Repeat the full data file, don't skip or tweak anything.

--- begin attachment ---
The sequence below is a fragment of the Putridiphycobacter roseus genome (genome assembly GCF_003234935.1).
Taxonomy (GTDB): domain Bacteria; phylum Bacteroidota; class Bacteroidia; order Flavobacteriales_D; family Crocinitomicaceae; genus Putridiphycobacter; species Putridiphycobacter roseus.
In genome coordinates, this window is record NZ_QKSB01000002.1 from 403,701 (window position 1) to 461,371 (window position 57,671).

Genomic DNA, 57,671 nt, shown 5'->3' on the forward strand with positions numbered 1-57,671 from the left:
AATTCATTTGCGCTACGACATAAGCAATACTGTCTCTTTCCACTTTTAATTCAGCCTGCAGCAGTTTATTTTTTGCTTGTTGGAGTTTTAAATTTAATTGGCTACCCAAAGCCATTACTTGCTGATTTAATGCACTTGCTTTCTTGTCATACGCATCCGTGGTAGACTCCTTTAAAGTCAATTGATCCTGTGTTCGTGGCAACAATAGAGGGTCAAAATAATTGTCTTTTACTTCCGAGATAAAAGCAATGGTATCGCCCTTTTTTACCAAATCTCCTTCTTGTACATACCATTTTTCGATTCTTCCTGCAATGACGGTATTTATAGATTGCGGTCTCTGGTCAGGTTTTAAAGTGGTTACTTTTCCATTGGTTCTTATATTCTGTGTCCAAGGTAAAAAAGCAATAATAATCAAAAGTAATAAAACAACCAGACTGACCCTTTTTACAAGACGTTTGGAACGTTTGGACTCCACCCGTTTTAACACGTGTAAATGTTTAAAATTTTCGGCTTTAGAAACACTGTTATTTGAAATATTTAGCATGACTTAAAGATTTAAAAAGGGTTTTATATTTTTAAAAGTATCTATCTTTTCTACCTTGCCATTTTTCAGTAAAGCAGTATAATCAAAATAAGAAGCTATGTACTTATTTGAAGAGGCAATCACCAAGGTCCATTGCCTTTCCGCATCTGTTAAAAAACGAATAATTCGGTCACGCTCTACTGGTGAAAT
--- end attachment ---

The sequence below is a fragment of the Putridiphycobacter roseus genome (genome assembly GCF_003234935.1).
Taxonomy (GTDB): domain Bacteria; phylum Bacteroidota; class Bacteroidia; order Flavobacteriales_D; family Crocinitomicaceae; genus Putridiphycobacter; species Putridiphycobacter roseus.
In genome coordinates, this window is record NZ_QKSB01000002.1 from 403,701 (window position 1) to 461,371 (window position 57,671).

Genomic DNA, 57,671 nt, shown 5'->3' on the forward strand with positions numbered 1-57,671 from the left:
AATTCATTTGCGCTACGACATAAGCAATACTGTCTCTTTCCACTTTTAATTCAGCCTGCAGCAGTTTATTTTTTGCTTGTTGGAGTTTTAAATTTAATTGGCTACCCAAAGCCATTACTTGCTGATTTAATGCACTTGCTTTCTTGTCATACGCATCCGTGGTAGACTCCTTTAAAGTCAATTGATCCTGTGTTCGTGGCAACAATAGAGGGTCAAAATAATTGTCTTTTACTTCCGAGATAAAAGCAATGGTATCGCCCTTTTTTACCAAATCTCCTTCTTGTACATACCATTTTTCGATTCTTCCTGCAATGACGGTATTTATAGATTGCGGTCTCTGGTCAGGTTTTAAAGTGGTTACTTTTCCATTGGTTCTTATATTCTGTGTCCAAGGTAAAAAAGCAATAATAATCAAAAGTAATAAAACAACCAGACTGACCCTTTTTACAAGACGTTTGGAACGTTTGGACTCCACCCGTTTTAACACGTGTAAATGTTTAAAATTTTCGGCTTTAGAAACACTGTTATTTGAAATATTTAGCATGACTTAAAGATTTAAAAAGGGTTTTATATTTTTAAAAGTATCTATCTTTTCTACCTTGCCATTTTTCAGTAAAGCAGTATAATCAAAATAAGAAGCTATGTACTTATTTGAAGAGGCAATCACCAAGGTCCATTGCCTTTCCGCATCTGTTAAAAAACGAATAATTCGGTCACGCTCTACTGGTGAAAT